There was apparently no warrant here. But the cops didn’t go inside the home. Does that matter? For the too-long-won’t-watch types, I’ll save you some time and let you get back to your funny animal videos. Cops need a warrant, even in your backyard, with only a couple limited exceptions – none of which appear applicable here. You’re free to go. For the rest of you, let me explain.

According to the 1984 Supreme Court opinion in Oliver v. United States, the heightened Fourth Amendment protections of the home extend beyond just the interior of the home itself into what’s called the “curtilage” of the home, which is the land immediately surrounding and associated with the home. Why? Because according to the Supreme Court, the curtilage is considered part of the home itself for Fourth Amendment purposes. 

In the 2013 Supreme Court opinion of Florida v. Jardines, the Court held that a search undoubtedly occurs when the government, without a warrant, obtains information by physically intruding within the curtilage of a house, which in that actual case involved a home’s front porch. The Court cautioned that a search occurs unless a homeowner has explicitly or implicitly sanctioned the government’s physical intrusion into the constitutionally protected area, i.e., the yard and/or porch of the home.

Under the “knock and talk” exception to the warrant requirement, a police officer not armed with a warrant may approach a home and knock, precisely because that is “no more than any private citizen might do.”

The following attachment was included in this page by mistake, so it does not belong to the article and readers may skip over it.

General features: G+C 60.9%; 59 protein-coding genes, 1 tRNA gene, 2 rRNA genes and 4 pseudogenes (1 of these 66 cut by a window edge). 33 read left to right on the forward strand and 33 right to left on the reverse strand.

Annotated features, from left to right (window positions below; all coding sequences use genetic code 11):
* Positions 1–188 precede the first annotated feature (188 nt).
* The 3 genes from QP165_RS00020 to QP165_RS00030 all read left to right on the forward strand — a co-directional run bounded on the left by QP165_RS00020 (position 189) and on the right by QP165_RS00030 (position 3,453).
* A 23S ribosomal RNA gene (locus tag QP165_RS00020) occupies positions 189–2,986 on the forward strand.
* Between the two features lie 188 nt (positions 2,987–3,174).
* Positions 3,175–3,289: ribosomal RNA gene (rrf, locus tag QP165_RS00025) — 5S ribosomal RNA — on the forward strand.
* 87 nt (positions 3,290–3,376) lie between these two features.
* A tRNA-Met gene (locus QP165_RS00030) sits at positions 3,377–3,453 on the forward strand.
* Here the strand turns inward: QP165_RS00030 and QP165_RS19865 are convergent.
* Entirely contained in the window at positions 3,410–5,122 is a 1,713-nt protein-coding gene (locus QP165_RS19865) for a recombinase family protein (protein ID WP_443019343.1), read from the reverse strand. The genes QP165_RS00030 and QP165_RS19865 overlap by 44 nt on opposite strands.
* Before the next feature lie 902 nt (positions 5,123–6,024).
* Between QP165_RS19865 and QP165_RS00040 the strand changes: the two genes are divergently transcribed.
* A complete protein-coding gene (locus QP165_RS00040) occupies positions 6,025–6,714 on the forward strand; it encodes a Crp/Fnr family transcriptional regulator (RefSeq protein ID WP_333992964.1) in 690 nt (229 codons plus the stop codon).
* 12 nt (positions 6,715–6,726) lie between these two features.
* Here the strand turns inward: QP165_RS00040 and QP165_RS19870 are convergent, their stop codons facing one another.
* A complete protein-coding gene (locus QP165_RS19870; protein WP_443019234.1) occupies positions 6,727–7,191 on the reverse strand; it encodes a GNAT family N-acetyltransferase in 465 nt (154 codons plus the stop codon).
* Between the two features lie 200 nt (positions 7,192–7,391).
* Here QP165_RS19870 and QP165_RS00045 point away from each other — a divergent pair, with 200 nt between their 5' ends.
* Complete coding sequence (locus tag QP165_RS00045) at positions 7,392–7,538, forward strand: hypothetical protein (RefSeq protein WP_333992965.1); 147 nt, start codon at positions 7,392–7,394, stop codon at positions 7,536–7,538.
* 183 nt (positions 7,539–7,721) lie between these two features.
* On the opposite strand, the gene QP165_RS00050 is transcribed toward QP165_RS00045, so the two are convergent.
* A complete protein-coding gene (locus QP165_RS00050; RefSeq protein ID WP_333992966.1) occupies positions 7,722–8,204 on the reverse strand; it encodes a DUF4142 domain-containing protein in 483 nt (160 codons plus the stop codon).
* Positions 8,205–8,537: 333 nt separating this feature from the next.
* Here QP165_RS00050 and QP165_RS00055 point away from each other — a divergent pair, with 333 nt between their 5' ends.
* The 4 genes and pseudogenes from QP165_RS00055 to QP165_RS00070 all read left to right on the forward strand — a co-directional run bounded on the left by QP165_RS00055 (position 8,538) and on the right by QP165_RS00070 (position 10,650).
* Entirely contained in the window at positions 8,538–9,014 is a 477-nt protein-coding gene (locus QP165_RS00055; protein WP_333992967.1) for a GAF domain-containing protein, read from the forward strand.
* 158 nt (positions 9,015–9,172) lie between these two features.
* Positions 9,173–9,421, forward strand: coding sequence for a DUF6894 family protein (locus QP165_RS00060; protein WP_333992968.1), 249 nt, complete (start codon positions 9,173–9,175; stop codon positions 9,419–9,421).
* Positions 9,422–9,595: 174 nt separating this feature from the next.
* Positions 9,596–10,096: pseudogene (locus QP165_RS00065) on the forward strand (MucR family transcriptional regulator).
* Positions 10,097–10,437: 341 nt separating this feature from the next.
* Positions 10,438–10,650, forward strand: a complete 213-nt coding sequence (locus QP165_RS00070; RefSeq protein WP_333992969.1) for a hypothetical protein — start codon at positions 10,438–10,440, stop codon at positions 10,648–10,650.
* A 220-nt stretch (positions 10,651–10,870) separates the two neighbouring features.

This means there is an “implicit license . . . to approach the home by the front path, knock promptly, wait briefly to be received, and then (absent invitation to linger longer) leave.” An officer may also bypass the front door (or another entry point usually used by visitors) when circumstances reasonably indicate that the officer might find the homeowner elsewhere on the property. “Critically, however, the right to knock and talk does not entail a right to conduct a general investigation of the home’s curtilage.”

The 11th Circuit, which applies to Florida specifically, warned police officers in the case of U.S. v. Maxi in 2018 that their right to go up to a citizen’s front door on a knock and talk, does not include inviting armed me into the homeowner’s yard to “launch a raid” or “conduct a search.”

The only possible justification for this behavior would be circumstances of “hot pursuit.”  Under the hot pursuit doctrine, police officers may enter premises without a warrant when they are in hot pursuit of a fleeing suspect. A “hot pursuit means some sort of chase. The Supreme Court has indicated that a claim of hot pursuit is “unconvincing” where there was “no immediate and continuous pursuit of the petitioner from the scene of a crime. See United States v. Fuller (11th Cir. 2014).